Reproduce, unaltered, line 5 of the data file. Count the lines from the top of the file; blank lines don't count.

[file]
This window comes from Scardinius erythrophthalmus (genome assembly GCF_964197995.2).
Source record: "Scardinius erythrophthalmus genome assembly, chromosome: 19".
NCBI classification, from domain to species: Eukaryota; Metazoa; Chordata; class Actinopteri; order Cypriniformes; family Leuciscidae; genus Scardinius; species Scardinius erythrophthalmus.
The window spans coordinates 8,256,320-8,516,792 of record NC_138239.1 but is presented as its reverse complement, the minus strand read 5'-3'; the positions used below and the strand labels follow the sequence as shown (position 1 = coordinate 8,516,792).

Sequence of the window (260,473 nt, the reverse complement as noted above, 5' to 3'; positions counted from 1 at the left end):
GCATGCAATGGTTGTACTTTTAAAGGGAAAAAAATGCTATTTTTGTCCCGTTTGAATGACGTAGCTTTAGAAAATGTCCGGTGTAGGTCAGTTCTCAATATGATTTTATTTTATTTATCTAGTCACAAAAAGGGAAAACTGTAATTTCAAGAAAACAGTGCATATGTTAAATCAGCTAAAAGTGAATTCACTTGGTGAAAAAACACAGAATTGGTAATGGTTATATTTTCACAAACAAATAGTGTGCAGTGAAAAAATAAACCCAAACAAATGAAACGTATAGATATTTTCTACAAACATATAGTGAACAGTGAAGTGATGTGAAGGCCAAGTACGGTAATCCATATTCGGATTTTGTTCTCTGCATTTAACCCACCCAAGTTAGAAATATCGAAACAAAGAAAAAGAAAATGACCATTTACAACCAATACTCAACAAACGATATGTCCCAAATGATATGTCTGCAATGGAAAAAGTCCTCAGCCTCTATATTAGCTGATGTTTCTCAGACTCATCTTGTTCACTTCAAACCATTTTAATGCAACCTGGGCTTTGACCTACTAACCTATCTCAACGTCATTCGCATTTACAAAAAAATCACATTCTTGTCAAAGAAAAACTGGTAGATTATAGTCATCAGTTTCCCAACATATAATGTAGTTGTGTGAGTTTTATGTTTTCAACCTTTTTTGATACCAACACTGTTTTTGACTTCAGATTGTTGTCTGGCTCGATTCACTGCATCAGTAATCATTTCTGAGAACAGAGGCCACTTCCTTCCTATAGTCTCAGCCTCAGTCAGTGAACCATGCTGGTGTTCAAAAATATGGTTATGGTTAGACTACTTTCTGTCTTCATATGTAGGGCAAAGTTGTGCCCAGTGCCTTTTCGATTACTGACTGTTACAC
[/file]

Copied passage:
Sequence of the window (260,473 nt, the reverse complement as noted above, 5' to 3'; positions counted from 1 at the left end):